If you, or a loved one are having thoughts like these following a traumatic event, know they are normal.
Here’s what’s happening: These thoughts are your brain trying to control what it can. Your brain couldn’t control what happened but at least now it can be angry with you and blame you. The brain tells itself that if it is your fault then maybe it can control what happens next.
How to I help myself? Look at the beliefs and ask yourself how you know it’s 100% true and see if you can find ways it may not be true. Ask yourself how you would feel if a friend felt that way about the same situation. Sometimes a counselor can be helpful to talk things out with because they are trained to do this. But no matter what, try to be gentle with yourself and where you are.
How do I help a friend or loved one? Knowing that someone you care about has experienced a tragedy and watching them struggle can be very hard. You may feel so helpless or hopeless yourself. You may start to experience physical symptoms of worry.
What to do:
- It’s okay to ask. Ask them how they are feeling and let them know you are here to listen.
- Validate and acknowledge. Let them know that their experience and feelings and thoughts are valid and acknowledge how tough and confusing it must be.
- Don’t try to fix it. Sometimes we want to jump right to the solution because the pain is uncomfortable, but remember grief & loss take time and sometimes what people need more is for people to just be with them in the pain. (which is hard to do btw).
- Offer to go with them to talk to a professional or set something up for them but don’t force it if they aren’t ready. Let them know it’s okay to take time and that you are just worried about them.
What not to do:
- Don’t tell them to move on or get over it.
- Don’t be afraid to tell them you are worried.
- Don’t obsessively talk about if a person seems to be struggling. Sometimes a person acting normal is a part of the healing.
- Sometimes it is not helpful for people to hear all about your own loss and tragedy. They are experiencing a lot and just need to be in their own stuff. But it may be helpful for you to talk to someone if your own tragedy is coming up.
- Don’t tell them you understand completely (because you don’t, you don’t get their exact situation).
- If someone has died, often people will say things like “Well, what would Grandpa what you do?” or “Your friend would want you to go on living and be happy.” I understand why people say these things and sometimes they just cause shame and make the person suffering feel bad about their own feelings and experience.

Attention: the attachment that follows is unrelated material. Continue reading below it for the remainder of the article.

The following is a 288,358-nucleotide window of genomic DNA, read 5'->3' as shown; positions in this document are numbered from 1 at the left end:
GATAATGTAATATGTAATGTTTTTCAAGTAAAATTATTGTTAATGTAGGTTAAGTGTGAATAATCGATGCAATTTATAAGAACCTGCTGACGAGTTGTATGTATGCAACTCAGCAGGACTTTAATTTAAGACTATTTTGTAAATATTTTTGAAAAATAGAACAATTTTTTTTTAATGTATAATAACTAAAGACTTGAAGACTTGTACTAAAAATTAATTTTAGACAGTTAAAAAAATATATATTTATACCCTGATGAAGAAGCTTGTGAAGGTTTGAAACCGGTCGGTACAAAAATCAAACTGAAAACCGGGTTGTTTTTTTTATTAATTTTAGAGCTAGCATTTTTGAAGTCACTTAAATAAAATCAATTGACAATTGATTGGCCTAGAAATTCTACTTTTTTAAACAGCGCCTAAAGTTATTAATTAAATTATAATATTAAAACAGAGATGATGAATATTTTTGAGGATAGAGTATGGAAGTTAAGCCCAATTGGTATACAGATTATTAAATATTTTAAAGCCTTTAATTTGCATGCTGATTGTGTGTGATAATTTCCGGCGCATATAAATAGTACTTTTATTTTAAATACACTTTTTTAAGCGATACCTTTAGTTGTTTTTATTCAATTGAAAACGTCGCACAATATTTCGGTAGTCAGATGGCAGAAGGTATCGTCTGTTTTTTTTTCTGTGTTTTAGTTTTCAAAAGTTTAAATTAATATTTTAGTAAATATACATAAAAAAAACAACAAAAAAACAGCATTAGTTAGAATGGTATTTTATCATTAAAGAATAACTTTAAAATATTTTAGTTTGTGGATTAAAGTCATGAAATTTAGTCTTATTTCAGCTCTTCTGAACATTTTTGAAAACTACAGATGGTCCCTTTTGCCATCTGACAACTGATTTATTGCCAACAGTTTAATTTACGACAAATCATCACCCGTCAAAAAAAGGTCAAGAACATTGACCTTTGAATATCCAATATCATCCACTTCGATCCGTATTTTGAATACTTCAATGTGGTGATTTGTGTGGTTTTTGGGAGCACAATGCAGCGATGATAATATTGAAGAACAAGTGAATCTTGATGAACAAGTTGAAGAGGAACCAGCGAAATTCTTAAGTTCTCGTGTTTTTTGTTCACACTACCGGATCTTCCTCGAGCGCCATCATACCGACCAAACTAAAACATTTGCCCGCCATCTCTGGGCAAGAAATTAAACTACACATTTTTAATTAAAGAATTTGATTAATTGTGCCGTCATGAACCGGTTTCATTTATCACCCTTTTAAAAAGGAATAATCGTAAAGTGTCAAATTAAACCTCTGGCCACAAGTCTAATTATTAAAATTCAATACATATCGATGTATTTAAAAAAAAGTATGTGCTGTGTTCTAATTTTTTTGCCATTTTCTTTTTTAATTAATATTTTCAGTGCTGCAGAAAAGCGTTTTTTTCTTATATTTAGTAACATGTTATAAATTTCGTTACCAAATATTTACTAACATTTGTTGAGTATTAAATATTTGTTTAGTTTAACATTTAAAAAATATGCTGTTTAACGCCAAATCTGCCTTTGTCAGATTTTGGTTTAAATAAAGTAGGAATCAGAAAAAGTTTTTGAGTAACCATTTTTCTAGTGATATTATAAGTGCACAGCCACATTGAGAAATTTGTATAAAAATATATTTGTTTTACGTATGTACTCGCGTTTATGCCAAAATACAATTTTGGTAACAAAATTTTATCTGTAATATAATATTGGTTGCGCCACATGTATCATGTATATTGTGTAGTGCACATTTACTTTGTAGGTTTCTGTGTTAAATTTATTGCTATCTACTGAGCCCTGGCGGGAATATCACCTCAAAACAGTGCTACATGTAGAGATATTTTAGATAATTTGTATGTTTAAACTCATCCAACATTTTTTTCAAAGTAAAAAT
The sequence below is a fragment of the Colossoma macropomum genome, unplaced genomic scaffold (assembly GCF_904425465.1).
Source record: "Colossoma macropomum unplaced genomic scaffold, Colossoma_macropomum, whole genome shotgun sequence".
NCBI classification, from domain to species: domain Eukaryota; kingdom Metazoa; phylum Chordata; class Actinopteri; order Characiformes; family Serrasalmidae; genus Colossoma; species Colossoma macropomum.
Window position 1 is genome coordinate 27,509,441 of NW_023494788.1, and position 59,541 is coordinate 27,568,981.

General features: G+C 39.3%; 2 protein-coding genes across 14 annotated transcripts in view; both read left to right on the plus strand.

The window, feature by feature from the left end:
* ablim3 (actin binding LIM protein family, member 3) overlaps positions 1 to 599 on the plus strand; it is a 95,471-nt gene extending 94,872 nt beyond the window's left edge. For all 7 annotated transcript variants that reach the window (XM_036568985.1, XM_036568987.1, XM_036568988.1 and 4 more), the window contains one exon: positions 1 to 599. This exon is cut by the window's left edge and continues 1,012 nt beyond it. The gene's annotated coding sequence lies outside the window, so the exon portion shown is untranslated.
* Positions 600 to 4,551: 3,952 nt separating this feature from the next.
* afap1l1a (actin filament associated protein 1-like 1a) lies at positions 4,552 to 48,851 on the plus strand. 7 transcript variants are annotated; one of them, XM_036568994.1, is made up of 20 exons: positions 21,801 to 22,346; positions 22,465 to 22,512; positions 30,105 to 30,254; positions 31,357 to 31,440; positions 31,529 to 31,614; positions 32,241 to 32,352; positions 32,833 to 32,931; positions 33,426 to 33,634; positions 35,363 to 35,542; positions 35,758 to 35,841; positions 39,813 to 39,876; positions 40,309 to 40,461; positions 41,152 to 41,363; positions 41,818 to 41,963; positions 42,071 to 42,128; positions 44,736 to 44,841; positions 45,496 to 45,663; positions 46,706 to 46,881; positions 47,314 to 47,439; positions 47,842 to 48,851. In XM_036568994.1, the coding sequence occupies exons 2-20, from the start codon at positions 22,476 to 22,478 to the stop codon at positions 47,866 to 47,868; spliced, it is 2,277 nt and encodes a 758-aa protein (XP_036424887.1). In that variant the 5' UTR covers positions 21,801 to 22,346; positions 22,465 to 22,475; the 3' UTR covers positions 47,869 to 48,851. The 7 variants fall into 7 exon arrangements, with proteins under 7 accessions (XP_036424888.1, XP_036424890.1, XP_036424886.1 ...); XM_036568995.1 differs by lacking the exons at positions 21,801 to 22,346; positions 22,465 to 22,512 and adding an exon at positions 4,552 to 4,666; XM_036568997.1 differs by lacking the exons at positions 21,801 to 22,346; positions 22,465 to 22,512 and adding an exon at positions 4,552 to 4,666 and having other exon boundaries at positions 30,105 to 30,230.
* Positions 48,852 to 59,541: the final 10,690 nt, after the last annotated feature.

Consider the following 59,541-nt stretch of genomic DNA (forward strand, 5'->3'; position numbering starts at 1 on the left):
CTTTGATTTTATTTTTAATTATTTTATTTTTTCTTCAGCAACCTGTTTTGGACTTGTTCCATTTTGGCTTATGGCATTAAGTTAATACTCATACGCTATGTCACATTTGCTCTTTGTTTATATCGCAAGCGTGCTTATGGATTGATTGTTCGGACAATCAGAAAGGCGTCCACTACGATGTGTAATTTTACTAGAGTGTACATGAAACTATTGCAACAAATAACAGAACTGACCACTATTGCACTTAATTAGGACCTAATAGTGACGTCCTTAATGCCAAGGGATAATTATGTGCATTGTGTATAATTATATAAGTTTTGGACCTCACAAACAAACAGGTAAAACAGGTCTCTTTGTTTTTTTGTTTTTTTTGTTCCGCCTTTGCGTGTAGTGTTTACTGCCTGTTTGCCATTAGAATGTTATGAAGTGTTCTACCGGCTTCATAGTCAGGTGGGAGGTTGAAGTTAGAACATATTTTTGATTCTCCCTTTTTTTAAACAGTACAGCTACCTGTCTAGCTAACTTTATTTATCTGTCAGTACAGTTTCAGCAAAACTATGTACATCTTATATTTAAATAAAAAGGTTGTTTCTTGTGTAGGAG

Feeling is Healing
Everyone who experiences trauma wants healing and for some, it may be harder than others. Some people may just need to grieve. Grieving the loss of a person or a sense of safety. Others may want a professional to help them hash out their thoughts and symptoms. There is no right or wrong.
Feel your feelings. So often, we want to skip this part, we want things to get back to normal (and it can) but we have to feel the feelings. No one gets out of that. And there is no right or wrong. It’s okay to feel sad, angry, numb, confused, guilty, happy, or relieved. We aren’t our feelings but we do have to show up for them and accept them. It’s okay to change them or distract ourselves when we are feeling overwhelmed by them but eventually and slowly we need to face the tough feelings.
“The best way out is always through”. –Robert Frost
Write down what you have lost.* Tell the story of what you will miss about a specific person or a feeling of safety in a certain place or time. Maybe you are grieving that things aren’t going to be the way you thought. If you have feelings, that’s okay. Just have them, let yourself experience them as you write. Let yourself say anything you may want to say to this person, place or to the situation that changed things (if there was another person who assaulted you or a car accident, what would you say to it?) Just let it all out. There is no right or wrong here.
*Now here’s the truth, there’s some science to writing and writing is helpful but if you want to just talk this out, that’s fine too. Just turn on your phone and talk out the grief exercise with yourself or a friend.
I know this is a lot of information. Loss and tragedy can be a lot to hold and understand. If you have experienced a loss or tragedy, Bridge Box sends you ease and gentleness. I hope this has been helpful. Please email Carey@mybridgebox.com for any questions or thoughts.